00:1b.0 Audio device: Intel Corporation 82801FB/FBM/FR/FW/FRW (ICH6 Family) High Definition Audio Controller (rev 03)
00:1c.0 PCI bridge: Intel Corporation 82801FB/FBM/FR/FW/FRW (ICH6 Family) PCI Express Port 1 (rev 03)
00:1c.3 PCI bridge: Intel Corporation 82801FB/FBM/FR/FW/FRW (ICH6 Family) PCI Express Port 4 (rev 03)
00:1d.0 USB Controller: Intel Corporation 82801FB/FBM/FR/FW/FRW (ICH6 Family) USB UHCI #1 (rev 03)
00:1d.1 USB Controller: Intel Corporation 82801FB/FBM/FR/FW/FRW (ICH6 Family) USB UHCI #2 (rev 03)
00:1d.2 USB Controller: Intel Corporation 82801FB/FBM/FR/FW/FRW (ICH6 Family) USB UHCI #3 (rev 03)
00:1d.3 USB Controller: Intel Corporation 82801FB/FBM/FR/FW/FRW (ICH6 Family) USB UHCI #4 (rev 03)
00:1d.7 USB Controller: Intel Corporation 82801FB/FBM/FR/FW/FRW (ICH6 Family) USB2 EHCI Controller (rev 03)
00:1e.0 PCI bridge: Intel Corporation 82801 Mobile PCI Bridge (rev d3)
00:1f.0 ISA bridge: Intel Corporation 82801FBM (ICH6M) LPC Interface Bridge (rev 03)
00:1f.1 IDE interface: Intel Corporation 82801FB/FBM/FR/FW/FRW (ICH6 Family) IDE Controller (rev 03)
02:00.0 Ethernet controller: Broadcom Corporation BCM4401-B0 100Base-TX (rev 02)
02:03.0 Network controller: Broadcom Corporation BCM4318 [AirForce One 54g] 802.11g Wireless LAN Controller (rev 02)
 
Old 09-20-2007, 09:47 PM   #26
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I would like to configure my wireless network card, but I have no idea how to do this. I have tried looking on google, but that has not helped.
 
Old 09-21-2007, 11:21 AM   #27
Controlpanel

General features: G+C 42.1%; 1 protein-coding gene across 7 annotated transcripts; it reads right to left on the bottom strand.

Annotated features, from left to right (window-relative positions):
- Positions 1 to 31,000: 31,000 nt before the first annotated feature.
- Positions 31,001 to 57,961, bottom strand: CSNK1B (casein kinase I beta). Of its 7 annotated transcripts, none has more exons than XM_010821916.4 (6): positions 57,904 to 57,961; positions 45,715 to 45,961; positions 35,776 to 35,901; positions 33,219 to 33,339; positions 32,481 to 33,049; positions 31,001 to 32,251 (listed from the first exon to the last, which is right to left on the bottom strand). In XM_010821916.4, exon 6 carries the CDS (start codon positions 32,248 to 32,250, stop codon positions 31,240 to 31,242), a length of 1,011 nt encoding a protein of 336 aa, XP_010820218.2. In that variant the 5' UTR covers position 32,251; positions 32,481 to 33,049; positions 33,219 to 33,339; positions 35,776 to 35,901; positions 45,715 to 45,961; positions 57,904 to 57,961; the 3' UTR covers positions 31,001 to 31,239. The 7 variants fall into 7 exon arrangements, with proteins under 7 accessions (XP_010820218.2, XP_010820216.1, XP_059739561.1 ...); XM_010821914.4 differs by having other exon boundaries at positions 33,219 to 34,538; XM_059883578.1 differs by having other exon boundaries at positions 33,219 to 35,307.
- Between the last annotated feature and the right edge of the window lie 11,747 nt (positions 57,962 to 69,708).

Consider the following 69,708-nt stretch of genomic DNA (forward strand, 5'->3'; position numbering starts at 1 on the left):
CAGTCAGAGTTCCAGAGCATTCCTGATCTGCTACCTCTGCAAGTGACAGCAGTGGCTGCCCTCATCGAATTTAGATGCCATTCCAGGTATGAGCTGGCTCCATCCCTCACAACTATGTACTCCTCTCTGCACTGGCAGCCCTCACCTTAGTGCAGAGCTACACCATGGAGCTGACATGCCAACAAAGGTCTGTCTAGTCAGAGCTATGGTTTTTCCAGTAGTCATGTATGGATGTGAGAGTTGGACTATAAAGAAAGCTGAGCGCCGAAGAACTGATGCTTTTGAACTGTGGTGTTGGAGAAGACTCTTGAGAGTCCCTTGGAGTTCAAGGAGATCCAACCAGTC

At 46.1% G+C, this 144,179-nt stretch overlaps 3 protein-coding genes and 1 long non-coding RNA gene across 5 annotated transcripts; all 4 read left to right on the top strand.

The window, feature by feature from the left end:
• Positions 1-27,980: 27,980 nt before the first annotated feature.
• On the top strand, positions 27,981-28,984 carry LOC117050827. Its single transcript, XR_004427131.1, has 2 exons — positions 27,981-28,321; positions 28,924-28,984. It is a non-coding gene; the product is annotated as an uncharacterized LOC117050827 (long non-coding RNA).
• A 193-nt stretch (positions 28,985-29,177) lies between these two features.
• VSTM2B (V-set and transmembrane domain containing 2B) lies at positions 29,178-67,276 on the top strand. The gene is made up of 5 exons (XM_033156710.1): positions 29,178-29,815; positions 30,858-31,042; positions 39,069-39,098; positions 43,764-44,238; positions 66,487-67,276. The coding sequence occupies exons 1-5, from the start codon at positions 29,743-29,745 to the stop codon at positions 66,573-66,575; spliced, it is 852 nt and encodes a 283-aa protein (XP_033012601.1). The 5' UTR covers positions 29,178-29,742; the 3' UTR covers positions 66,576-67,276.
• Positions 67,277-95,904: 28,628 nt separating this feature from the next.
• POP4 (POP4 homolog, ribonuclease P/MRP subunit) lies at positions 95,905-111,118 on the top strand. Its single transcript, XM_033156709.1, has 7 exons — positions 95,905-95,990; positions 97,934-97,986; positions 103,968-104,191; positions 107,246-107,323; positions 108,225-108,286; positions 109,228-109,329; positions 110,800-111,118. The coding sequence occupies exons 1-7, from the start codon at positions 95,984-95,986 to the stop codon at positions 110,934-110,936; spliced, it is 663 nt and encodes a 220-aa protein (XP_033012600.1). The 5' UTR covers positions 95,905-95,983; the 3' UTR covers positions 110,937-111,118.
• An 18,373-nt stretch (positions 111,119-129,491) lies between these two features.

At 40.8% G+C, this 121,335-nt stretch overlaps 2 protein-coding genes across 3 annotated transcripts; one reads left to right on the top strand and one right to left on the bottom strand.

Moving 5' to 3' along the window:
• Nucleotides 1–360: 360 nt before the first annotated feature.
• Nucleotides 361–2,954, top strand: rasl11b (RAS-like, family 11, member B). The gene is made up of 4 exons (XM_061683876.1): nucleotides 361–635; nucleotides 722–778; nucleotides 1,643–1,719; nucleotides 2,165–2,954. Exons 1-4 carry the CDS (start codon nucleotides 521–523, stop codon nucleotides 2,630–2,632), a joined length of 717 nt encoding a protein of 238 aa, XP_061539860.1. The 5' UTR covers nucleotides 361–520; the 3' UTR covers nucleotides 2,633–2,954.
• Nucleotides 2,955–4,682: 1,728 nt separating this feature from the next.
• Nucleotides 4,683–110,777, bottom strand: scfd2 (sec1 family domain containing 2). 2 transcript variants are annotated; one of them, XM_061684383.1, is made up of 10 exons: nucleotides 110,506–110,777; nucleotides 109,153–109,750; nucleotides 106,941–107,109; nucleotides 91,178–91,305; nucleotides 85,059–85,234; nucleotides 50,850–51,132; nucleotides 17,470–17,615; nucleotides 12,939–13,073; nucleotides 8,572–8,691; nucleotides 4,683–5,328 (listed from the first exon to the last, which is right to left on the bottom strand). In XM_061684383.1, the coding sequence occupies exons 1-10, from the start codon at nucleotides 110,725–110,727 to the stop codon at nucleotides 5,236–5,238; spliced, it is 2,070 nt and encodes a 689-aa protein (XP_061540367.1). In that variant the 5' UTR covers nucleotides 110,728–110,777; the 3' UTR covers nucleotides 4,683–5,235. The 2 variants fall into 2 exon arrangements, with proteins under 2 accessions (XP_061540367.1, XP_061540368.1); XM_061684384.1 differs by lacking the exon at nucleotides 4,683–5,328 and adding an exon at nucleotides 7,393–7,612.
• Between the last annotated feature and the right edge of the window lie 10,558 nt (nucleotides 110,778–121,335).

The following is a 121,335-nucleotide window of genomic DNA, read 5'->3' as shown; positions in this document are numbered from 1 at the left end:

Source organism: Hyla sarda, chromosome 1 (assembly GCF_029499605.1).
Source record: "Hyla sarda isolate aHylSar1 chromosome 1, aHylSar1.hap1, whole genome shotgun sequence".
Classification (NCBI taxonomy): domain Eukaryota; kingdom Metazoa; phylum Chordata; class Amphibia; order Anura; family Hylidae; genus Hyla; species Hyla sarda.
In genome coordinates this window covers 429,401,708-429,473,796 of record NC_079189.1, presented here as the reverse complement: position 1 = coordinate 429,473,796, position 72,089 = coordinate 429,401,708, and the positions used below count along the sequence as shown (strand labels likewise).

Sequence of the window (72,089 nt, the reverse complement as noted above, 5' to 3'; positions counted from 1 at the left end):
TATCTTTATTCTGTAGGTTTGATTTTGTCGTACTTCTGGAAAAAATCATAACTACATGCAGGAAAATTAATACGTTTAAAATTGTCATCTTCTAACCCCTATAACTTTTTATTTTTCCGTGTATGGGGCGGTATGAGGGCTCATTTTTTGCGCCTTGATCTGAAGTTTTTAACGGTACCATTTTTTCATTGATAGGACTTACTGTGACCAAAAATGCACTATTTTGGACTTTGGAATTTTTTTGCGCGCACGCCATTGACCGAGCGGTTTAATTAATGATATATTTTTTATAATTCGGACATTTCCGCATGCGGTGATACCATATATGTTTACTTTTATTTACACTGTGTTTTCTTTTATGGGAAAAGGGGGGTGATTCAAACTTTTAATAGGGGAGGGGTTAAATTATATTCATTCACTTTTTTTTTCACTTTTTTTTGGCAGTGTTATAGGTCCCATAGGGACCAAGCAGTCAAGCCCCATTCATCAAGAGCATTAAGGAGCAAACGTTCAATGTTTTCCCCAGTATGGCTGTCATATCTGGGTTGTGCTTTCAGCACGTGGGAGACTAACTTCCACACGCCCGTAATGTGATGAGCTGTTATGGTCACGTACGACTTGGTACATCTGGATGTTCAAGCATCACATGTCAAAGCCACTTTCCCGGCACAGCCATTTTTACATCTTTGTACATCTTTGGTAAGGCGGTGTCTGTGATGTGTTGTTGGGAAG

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I searched for drivers for my wireless network card and could not figure out which driver to use there are so many could someone help me?
 
Old 09-21-2007, 12:37 PM   #28
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If you're having trouble finding native Linux drivers, you can try using ndiswrapper to install the windows drivers under Linux.

First go into YaST > Software > Software Management and make sure ndiswrapper is installed.

Next locate the windows driver .INF file for your card. This should have come with it, or else you'll probably find it on the manufacturer's website. Open a terminal and become root. Navigate to the directory the .INF file is in, then type "ndiswrapper -i <drivername>.inf".

To check it has installed correctly, type "ndiswrapper -l".

Now you should be able to set up the card as a wireless card under YaST > Network Devices > Network Card > ADD (instead of EDIT this time).

If you get lost, refer to one of these guides: ndiswrapper - OpenSuSE or ndiswrapper - howto